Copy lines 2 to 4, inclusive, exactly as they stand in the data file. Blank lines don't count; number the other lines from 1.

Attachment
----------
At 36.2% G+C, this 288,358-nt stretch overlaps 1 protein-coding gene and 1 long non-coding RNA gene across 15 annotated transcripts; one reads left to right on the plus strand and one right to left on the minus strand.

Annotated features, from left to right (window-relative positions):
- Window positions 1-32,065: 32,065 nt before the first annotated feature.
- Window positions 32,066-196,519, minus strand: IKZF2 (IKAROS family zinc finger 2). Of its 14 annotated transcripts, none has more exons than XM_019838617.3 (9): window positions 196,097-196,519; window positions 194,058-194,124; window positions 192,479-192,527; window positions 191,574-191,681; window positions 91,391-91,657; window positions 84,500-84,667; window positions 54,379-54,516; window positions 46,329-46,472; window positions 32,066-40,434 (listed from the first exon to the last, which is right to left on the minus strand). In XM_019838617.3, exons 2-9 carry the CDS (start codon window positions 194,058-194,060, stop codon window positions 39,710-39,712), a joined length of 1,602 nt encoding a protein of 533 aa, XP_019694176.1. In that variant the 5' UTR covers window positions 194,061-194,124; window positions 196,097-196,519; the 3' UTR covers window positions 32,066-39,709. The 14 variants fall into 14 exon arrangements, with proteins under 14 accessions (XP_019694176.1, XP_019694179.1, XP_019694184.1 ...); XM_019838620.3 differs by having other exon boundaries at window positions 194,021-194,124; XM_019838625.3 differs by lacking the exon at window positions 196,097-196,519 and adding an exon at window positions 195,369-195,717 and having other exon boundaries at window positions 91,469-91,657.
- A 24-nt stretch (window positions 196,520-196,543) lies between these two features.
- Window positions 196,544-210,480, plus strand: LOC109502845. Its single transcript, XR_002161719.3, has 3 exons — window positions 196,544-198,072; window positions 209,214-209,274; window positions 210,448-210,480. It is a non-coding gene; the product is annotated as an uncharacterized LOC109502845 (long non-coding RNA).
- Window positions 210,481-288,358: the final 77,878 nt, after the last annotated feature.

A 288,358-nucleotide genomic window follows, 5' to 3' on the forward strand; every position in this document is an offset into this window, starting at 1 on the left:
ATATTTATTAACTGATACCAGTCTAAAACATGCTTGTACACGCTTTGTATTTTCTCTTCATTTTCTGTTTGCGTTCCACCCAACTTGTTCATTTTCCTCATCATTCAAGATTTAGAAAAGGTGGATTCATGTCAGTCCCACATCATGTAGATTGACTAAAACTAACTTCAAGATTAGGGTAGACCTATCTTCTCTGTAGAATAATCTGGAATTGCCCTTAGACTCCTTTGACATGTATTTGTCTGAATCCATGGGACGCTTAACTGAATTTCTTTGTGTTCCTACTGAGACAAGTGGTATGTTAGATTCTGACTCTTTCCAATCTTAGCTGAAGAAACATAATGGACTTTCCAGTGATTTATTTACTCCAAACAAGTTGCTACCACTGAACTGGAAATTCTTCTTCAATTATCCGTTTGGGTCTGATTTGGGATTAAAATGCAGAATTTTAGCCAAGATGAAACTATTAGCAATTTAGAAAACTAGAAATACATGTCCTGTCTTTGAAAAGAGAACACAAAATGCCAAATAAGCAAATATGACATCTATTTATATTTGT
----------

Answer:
Annotated features, from left to right (window-relative positions):
- Window positions 1-32,065: 32,065 nt before the first annotated feature.
- Window positions 32,066-196,519, minus strand: IKZF2 (IKAROS family zinc finger 2). Of its 14 annotated transcripts, none has more exons than XM_019838617.3 (9): window positions 196,097-196,519; window positions 194,058-194,124; window positions 192,479-192,527; window positions 191,574-191,681; window positions 91,391-91,657; window positions 84,500-84,667; window positions 54,379-54,516; window positions 46,329-46,472; window positions 32,066-40,434 (listed from the first exon to the last, which is right to left on the minus strand). In XM_019838617.3, exons 2-9 carry the CDS (start codon window positions 194,058-194,060, stop codon window positions 39,710-39,712), a joined length of 1,602 nt encoding a protein of 533 aa, XP_019694176.1. In that variant the 5' UTR covers window positions 194,061-194,124; window positions 196,097-196,519; the 3' UTR covers window positions 32,066-39,709. The 14 variants fall into 14 exon arrangements, with proteins under 14 accessions (XP_019694176.1, XP_019694179.1, XP_019694184.1 ...); XM_019838620.3 differs by having other exon boundaries at window positions 194,021-194,124; XM_019838625.3 differs by lacking the exon at window positions 196,097-196,519 and adding an exon at window positions 195,369-195,717 and having other exon boundaries at window positions 91,469-91,657.